Preservation effort

By Christina Calloway

Christina Calloway: Portales News-Tribune City officials met with concerned citizens Wednesday at the Portales Cemetery to determine if the 90-year-old elm trees can be revived.

Christina Calloway: Portales News-Tribune
City officials met with concerned citizens Wednesday at the Portales Cemetery to determine if the 90-year-old elm trees can be revived.

PNT senior writer

ccalloway@pntonline.com

The city has put a halt to cutting down ailing, 90-year-old elm trees at the Portales Cemetery after a group of concerned citizens interested in preserving them brought in an expert to show city officials the trees are salvageable.

Portales business owner Micah Thompson said preserving the past is a large part of ensuring the future.

That’s why she felt compelled to intervene when she saw the 40-foot trees that rim the cemetery being cut down earlier this week while driving on Third Street.

“When I saw the trees coming down, it just made me sick,” Thompson said, prompting her to contact a few city councilors. “The trees have green buds on them. They aren’t dead.”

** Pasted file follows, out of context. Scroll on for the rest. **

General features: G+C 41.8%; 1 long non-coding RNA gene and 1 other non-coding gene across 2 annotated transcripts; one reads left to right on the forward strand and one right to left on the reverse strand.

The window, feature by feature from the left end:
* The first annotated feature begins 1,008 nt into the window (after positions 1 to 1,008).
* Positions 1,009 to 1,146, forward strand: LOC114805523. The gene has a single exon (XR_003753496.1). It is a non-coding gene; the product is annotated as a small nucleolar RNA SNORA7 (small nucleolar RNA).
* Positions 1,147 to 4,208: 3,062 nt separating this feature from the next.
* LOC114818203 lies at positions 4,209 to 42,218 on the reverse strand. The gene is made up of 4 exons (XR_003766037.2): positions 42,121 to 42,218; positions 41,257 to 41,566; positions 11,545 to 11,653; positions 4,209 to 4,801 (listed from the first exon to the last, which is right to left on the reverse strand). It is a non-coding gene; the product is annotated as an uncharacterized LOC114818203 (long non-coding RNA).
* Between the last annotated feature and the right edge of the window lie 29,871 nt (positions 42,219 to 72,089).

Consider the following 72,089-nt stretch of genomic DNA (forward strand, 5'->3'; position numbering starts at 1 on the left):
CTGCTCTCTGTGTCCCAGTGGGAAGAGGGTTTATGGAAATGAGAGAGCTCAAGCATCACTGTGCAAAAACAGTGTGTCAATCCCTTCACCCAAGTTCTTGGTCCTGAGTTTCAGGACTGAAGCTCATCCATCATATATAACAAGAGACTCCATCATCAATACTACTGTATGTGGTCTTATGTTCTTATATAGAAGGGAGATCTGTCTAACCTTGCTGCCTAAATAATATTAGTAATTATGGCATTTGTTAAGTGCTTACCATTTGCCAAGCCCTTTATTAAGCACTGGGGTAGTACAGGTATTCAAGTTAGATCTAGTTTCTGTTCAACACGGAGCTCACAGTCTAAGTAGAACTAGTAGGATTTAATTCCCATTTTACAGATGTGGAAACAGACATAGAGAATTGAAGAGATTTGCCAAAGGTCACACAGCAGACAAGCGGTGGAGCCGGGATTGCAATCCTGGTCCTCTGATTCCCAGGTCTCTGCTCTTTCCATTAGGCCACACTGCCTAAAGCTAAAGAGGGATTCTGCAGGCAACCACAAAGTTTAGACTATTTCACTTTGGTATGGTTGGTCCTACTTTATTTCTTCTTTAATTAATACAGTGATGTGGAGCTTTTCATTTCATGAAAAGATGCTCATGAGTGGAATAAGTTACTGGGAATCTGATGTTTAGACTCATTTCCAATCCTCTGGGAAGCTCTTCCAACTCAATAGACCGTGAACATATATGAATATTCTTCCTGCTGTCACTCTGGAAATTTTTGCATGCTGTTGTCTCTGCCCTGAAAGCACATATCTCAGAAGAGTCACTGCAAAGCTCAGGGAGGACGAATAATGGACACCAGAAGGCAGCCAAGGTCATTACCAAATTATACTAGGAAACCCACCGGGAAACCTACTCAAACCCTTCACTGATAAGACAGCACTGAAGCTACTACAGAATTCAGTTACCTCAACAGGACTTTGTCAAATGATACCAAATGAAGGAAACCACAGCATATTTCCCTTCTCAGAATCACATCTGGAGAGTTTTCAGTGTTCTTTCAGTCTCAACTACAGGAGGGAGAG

As of Wednesday, only a few trees were cut down to the stump. There are nearly 100 trees leftover that the city now plans to rehab.

Public Works Director John DeSha said cleaning up the cemetery has been a request of the councilors for the past few years and department employees were cutting the trees down because they appeared to be dead. The tree removal is part of the Park Department’s plan for beautification of the cemetery.

Councilor Keith Thomas feels there was miscommunication in what was meant by “cleaning up” the cemetery.

Thompson and other citizens enlisted the help of tree doctor Steve Thomas of Clovis to show city officials that the trees can be restored.

Steve Thomas said the trees are “definitely savable.”

“They just have to have some help,” he said. “We’ve destroyed 90 years of history … this is a real issue.”

Thomas said there are parasites and fungus in the trees and that they can be remedied with injections.

“We give them shots just like people,” Steve Thomas said.

Thompson said after Wednesday’s meeting, she hopes the city will provide information about what’s going on in public places, such as the parks and cemetery, so that citizens can have input and let their representatives speak for them, adding she never saw anything in regard to the trees on the city council agenda.

“Hopefully we can work together to not make this mistake in the future,” Thompson said.

City Manager Doug Redmond said the city will meet with the group of citizens to talk about other improvements they’d wish to see at the cemetery while also meeting with Thomas to save the trees.

“I’m very glad we can save these 90-year-old trees,” Redmond said.

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